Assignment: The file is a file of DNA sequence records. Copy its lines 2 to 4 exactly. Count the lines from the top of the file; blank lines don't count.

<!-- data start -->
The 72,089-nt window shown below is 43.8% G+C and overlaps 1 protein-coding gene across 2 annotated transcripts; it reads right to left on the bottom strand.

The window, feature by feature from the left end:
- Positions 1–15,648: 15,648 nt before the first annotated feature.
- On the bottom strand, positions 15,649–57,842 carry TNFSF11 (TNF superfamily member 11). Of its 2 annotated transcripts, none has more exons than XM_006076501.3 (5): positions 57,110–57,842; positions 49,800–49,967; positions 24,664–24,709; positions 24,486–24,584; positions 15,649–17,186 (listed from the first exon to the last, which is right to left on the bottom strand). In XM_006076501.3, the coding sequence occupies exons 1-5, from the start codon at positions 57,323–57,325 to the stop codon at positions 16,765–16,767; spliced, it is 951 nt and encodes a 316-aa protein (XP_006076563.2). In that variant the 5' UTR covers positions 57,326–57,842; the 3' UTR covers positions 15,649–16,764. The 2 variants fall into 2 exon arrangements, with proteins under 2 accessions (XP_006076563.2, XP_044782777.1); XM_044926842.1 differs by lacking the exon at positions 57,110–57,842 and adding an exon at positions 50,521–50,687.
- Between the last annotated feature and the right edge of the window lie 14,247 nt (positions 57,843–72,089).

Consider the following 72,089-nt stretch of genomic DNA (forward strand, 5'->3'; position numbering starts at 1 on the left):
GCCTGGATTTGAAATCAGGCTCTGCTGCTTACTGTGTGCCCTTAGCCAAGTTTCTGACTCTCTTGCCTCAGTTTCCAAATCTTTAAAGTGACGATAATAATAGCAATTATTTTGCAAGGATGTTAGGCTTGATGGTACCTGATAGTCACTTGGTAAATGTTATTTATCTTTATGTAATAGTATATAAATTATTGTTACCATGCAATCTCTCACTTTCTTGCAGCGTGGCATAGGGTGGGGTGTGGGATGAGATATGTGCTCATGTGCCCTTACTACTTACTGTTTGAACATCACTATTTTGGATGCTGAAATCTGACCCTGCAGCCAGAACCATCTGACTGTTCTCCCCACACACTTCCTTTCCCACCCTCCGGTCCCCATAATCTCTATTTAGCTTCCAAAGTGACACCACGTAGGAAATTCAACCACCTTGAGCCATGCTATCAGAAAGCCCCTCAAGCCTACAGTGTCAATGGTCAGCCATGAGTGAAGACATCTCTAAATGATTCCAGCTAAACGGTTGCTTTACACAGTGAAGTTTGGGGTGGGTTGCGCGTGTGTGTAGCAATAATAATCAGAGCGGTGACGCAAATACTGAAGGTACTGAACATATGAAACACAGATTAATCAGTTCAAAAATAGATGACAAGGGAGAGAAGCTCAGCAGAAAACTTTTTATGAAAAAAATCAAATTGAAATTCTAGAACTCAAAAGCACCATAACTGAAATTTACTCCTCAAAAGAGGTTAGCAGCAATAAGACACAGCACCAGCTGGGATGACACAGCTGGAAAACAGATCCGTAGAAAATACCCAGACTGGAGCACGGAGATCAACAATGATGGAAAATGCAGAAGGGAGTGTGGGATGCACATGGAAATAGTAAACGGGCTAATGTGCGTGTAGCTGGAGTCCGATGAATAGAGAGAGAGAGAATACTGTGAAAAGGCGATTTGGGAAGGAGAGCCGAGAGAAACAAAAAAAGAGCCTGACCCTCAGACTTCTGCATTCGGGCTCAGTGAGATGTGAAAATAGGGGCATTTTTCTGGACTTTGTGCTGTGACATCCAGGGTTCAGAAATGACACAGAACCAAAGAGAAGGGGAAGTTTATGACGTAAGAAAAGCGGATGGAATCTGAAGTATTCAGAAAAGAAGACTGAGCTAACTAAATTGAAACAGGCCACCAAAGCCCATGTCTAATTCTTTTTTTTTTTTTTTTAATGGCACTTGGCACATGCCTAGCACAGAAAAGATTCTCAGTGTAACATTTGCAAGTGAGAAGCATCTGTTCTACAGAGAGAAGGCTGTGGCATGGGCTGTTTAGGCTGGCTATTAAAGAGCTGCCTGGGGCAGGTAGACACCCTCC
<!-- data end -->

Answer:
The window, feature by feature from the left end:
- Positions 1–15,648: 15,648 nt before the first annotated feature.
- On the bottom strand, positions 15,649–57,842 carry TNFSF11 (TNF superfamily member 11). Of its 2 annotated transcripts, none has more exons than XM_006076501.3 (5): positions 57,110–57,842; positions 49,800–49,967; positions 24,664–24,709; positions 24,486–24,584; positions 15,649–17,186 (listed from the first exon to the last, which is right to left on the bottom strand). In XM_006076501.3, the coding sequence occupies exons 1-5, from the start codon at positions 57,323–57,325 to the stop codon at positions 16,765–16,767; spliced, it is 951 nt and encodes a 316-aa protein (XP_006076563.2). In that variant the 5' UTR covers positions 57,326–57,842; the 3' UTR covers positions 15,649–16,764. The 2 variants fall into 2 exon arrangements, with proteins under 2 accessions (XP_006076563.2, XP_044782777.1); XM_044926842.1 differs by lacking the exon at positions 57,110–57,842 and adding an exon at positions 50,521–50,687.